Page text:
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San Diego Incubator Stokes Businesses Aimed At Marijuana Market

Medical marijuana clone plants are shown at a medical marijuana dispensary in...

Credit: Associated Press

Above: Medical marijuana clone plants are shown at a medical marijuana dispensary in Oakland, Feb. 1, 2011.

A San Diego investment group is hoping to cash in on the state’s legal marijuana market.

Canopy San Diego is helping fledgling companies while keeping an eye on potentially huge profits as the California marijuana market grows.

The San Diego-based business accelerator is celebrating its first graduates. Eight companies focused on the cannabis industry completed Canopy’s 16-week business training.

MycoCann is one of those firms.

“We create biological soil additives that we believe can increase the oil production in cannabis by 100 to 200 percent,” said Paula Young-Libby, MycoCann’s chief executive officer.

The technology she’s working with has already been proven in other farming applications. MycoCann is ready to help apply those lessons to the nascent legal pot industry.

“If you can double or triple your production without adding a single plant or without adding a single light — that’s going to help the infrastructure. That’s going to help the industry, a lot,” Young-Libby said.

A niche for start-ups

Big agricultural companies won’t touch cannabis-related businesses and that created a niche for start-ups. Libby brought the biotechnology product from a sister company in Georgia that already has a slice of the legal agricultural market. That firm is interested in the cannabis market but wanted legal distance from MycoCann.

Canopy San Diego steps in where established firms won’t go.

“Companies need the technology that we’re developing,” said Jack Scatizzi, Canopy San Diego’s managing director and founding partner.

The demand makes it easier to balance the risk and reward.

“While it’s still stigmatized, that represents a risk for entrepreneurs,” Scatizzi said. “So, we’re backing the people that are interested in taking that risk. And the ones that take the larger risk are going to have the higher reward.”

A position to reap the rewards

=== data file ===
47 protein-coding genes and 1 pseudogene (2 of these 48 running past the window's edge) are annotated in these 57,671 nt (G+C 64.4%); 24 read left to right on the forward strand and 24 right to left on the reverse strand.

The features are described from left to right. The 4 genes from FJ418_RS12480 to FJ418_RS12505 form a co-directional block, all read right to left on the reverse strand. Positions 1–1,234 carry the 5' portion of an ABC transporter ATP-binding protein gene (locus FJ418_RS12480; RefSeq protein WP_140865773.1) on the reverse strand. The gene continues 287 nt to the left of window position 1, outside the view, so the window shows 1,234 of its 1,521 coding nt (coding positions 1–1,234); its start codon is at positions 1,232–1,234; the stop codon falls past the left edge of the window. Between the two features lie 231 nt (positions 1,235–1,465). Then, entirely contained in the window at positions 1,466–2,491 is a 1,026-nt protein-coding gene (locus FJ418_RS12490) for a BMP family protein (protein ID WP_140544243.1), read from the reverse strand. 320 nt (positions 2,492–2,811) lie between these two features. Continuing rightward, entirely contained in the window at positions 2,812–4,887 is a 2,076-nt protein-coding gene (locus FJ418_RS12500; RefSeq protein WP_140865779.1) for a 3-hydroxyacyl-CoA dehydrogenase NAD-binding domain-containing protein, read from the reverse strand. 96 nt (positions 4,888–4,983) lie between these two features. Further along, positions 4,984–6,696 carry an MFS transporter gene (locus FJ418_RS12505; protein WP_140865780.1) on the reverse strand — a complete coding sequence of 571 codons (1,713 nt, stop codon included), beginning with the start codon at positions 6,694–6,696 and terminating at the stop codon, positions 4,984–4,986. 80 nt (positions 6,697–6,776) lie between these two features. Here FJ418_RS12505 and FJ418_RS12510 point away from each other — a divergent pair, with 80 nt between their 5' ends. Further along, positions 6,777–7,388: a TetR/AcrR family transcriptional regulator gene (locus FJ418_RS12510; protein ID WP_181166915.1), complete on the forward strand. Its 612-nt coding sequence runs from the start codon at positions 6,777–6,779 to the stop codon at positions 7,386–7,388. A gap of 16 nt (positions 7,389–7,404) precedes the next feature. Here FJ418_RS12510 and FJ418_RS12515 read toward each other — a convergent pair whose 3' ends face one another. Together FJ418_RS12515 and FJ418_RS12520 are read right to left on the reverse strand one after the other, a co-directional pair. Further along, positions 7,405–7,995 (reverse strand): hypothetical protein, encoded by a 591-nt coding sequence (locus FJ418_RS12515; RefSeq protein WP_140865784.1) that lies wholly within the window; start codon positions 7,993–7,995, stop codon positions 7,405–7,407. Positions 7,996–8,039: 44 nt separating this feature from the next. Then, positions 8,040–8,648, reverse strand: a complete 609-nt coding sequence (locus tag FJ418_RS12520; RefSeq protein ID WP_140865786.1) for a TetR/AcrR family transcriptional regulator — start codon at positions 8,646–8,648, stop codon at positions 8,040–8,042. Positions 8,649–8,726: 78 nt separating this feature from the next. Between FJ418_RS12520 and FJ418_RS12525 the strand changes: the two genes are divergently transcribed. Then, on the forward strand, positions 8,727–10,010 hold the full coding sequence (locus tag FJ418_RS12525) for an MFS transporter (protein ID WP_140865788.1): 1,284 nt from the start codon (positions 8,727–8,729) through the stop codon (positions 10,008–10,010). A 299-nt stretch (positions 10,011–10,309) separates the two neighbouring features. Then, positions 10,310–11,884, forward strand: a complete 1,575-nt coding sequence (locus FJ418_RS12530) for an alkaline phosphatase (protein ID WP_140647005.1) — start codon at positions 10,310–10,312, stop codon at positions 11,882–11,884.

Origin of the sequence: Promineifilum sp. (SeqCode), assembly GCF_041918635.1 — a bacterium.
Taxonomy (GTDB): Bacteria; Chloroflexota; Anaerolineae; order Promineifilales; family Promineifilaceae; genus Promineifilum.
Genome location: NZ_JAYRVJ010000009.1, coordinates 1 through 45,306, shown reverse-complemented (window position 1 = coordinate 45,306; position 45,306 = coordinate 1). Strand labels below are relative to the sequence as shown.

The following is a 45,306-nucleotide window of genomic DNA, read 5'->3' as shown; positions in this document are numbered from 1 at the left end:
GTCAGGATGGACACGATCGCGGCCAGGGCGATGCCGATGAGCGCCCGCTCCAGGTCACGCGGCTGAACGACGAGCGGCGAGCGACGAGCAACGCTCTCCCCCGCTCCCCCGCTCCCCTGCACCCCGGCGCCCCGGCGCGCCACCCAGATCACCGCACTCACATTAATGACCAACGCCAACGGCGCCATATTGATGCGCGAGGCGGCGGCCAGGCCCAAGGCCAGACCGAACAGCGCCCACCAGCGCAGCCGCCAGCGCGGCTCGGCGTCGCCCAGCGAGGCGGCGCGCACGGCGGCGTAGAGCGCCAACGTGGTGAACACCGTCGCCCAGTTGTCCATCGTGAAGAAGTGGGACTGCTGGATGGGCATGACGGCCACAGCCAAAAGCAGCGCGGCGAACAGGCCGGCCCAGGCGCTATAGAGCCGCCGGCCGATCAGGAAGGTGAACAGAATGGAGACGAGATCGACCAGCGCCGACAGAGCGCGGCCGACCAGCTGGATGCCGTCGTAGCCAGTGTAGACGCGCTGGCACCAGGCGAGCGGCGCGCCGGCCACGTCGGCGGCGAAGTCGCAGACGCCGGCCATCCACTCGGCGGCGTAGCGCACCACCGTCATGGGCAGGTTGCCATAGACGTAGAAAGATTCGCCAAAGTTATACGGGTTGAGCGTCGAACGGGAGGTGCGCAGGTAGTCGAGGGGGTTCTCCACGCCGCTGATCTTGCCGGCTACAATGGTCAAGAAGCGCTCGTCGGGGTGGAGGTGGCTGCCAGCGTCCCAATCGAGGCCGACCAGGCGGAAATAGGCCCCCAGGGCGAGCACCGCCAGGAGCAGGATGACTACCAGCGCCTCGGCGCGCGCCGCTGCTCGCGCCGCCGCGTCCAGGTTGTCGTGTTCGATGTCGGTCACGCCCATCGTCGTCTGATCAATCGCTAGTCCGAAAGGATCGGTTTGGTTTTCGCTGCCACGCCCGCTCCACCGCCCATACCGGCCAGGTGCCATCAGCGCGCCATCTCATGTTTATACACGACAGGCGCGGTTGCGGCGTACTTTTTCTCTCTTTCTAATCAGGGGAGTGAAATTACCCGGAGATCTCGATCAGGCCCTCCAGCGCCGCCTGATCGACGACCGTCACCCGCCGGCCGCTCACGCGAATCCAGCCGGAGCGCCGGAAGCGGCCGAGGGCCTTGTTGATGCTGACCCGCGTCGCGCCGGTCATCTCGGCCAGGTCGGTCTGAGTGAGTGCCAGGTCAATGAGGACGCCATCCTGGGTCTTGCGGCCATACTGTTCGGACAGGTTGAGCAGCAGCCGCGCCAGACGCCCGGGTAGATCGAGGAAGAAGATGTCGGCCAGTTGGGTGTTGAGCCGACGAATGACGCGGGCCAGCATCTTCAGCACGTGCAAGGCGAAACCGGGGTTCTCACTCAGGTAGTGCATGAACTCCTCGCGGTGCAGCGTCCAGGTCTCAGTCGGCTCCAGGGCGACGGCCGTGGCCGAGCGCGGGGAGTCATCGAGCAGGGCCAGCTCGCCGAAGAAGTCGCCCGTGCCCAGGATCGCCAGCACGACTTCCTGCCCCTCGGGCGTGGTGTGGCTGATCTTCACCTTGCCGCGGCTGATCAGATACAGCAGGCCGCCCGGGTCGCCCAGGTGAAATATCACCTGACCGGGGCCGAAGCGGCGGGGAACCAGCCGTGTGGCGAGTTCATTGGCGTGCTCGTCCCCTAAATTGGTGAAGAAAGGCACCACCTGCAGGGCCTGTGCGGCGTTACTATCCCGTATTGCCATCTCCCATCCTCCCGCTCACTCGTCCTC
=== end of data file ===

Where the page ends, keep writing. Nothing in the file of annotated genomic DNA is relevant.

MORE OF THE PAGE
Scatizzi estimates the medical marijuana industry in California is already worth $7 billion and the addition of recreational marijuana could double the market relatively quickly. Accepting the risk before all the legal questions are resolved means the incubator’s companies are in position to reap the rewards.

“We would like to have as many companies in the market, as possible, when adult recreation use hits. And our goal with the companies is to get as much market penetration as possible. Which will make them extremely attractive acquisition candidates from larger companies,” Scatizzi said.

Canopy San Diego invests in start-ups that focus on marijuana-related products, but they won’t work with firms that handle plants directly. That passes their risk threshold.

A luxurious marijuana carrying case

The first companies to graduate the incubator are pretty diverse. Some offer software solutions for medical marijuana management. There’s a system to handle inventory at cannabis-focused businesses, and one makes a luxurious marijuana carrying case.

“If you keep your wine in a wine cooler, and your liquor in a bar, and cigars in a humidor, why on earth are you keeping your high-quality cannabis in a shoebox,” said Whitney Beatty, founder of Apothecarry Brands.

The company’s high-end storage box is aimed at what could be a huge home market. The incubator helped focus her business strategy.

“The industry is really new. It’s kind of like the wild, wild West. So, we need to have a group that will get us in front of the people that we need to be in front of,” Beatty said.

Canopy San Diego does that.

The incubator trains and focuses companies, in exchange for a financial share of the start-ups. Investors hope the payoff comes when the cannabis market matures and their graduates are already established.


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Erik Anderson
Environment Reporter

opening quote marksclosing quote marksI focus on the environment and all the implications that a changing or challenging environment has for life in Southern California. That includes climate change, endangered species, habitat, urbanization, pollution and many other topics.

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